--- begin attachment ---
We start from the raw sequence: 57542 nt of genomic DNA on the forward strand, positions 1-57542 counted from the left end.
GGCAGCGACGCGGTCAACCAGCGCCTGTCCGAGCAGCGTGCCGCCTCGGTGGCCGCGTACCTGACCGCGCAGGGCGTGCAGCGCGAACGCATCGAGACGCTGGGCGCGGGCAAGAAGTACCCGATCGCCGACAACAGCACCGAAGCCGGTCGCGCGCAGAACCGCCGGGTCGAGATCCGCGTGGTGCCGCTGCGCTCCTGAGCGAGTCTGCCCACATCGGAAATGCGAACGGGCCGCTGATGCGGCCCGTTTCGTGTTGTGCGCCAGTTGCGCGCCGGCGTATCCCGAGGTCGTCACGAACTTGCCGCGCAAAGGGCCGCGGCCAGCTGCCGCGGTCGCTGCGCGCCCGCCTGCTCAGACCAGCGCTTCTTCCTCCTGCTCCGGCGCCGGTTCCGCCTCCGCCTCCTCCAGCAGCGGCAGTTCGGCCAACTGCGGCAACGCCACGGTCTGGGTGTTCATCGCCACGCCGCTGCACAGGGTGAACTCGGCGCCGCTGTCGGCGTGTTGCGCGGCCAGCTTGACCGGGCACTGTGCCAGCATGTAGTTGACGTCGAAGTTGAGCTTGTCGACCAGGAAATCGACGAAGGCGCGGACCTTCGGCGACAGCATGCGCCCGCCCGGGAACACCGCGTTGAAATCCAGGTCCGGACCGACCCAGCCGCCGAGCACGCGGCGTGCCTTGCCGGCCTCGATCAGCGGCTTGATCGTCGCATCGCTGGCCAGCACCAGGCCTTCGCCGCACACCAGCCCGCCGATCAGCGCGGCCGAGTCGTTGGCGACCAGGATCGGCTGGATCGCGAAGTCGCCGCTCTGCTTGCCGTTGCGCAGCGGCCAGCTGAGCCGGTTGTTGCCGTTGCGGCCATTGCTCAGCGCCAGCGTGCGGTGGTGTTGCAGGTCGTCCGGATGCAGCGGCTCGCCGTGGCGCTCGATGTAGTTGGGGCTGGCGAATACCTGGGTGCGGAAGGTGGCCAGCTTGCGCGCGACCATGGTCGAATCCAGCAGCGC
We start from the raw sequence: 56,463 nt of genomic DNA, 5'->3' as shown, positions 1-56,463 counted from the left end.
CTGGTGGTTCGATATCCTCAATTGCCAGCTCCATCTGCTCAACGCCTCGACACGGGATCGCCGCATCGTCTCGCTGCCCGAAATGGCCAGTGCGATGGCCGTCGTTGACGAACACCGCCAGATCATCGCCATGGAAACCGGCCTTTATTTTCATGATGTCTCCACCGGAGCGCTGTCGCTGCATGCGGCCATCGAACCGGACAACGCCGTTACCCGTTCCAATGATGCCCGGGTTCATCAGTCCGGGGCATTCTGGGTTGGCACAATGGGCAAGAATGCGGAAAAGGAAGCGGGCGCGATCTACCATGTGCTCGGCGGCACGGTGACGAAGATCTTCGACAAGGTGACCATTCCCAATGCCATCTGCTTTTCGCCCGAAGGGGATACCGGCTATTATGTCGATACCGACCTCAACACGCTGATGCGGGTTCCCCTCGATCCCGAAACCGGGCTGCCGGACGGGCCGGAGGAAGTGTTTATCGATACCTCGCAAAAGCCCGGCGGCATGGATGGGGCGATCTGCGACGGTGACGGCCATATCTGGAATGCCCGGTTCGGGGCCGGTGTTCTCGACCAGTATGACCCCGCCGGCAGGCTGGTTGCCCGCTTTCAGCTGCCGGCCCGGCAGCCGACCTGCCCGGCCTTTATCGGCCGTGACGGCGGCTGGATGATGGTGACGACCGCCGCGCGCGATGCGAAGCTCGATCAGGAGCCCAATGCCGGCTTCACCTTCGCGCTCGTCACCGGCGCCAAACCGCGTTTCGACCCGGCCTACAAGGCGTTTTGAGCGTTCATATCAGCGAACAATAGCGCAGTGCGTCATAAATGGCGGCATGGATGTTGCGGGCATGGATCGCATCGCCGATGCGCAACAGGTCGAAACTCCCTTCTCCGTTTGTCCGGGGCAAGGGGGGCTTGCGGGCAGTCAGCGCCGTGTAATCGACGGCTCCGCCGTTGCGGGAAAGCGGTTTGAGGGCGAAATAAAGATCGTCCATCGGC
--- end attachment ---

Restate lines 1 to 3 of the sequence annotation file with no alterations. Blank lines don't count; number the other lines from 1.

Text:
We start from the raw sequence: 57542 nt of genomic DNA on the forward strand, positions 1-57542 counted from the left end.
GGCAGCGACGCGGTCAACCAGCGCCTGTCCGAGCAGCGTGCCGCCTCGGTGGCCGCGTACCTGACCGCGCAGGGCGTGCAGCGCGAACGCATCGAGACGCTGGGCGCGGGCAAGAAGTACCCGATCGCCGACAACAGCACCGAAGCCGGTCGCGCGCAGAACCGCCGGGTCGAGATCCGCGTGGTGCCGCTGCGCTCCTGAGCGAGTCTGCCCACATCGGAAATGCGAACGGGCCGCTGATGCGGCCCGTTTCGTGTTGTGCGCCAGTTGCGCGCCGGCGTATCCCGAGGTCGTCACGAACTTGCCGCGCAAAGGGCCGCGGCCAGCTGCCGCGGTCGCTGCGCGCCCGCCTGCTCAGACCAGCGCTTCTTCCTCCTGCTCCGGCGCCGGTTCCGCCTCCGCCTCCTCCAGCAGCGGCAGTTCGGCCAACTGCGGCAACGCCACGGTCTGGGTGTTCATCGCCACGCCGCTGCACAGGGTGAACTCGGCGCCGCTGTCGGCGTGTTGCGCGGCCAGCTTGACCGGGCACTGTGCCAGCATGTAGTTGACGTCGAAGTTGAGCTTGTCGACCAGGAAATCGACGAAGGCGCGGACCTTCGGCGACAGCATGCGCCCGCCCGGGAACACCGCGTTGAAATCCAGGTCCGGACCGACCCAGCCGCCGAGCACGCGGCGTGCCTTGCCGGCCTCGATCAGCGGCTTGATCGTCGCATCGCTGGCCAGCACCAGGCCTTCGCCGCACACCAGCCCGCCGATCAGCGCGGCCGAGTCGTTGGCGACCAGGATCGGCTGGATCGCGAAGTCGCCGCTCTGCTTGCCGTTGCGCAGCGGCCAGCTGAGCCGGTTGTTGCCGTTGCGGCCATTGCTCAGCGCCAGCGTGCGGTGGTGTTGCAGGTCGTCCGGATGCAGCGGCTCGCCGTGGCGCTCGATGTAGTTGGGGCTGGCGAATACCTGGGTGCGGAAGGTGGCCAGCTTGCGCGCGACCATGGTCGAATCCAGCAGCGC
We start from the raw sequence: 56,463 nt of genomic DNA, 5'->3' as shown, positions 1-56,463 counted from the left end.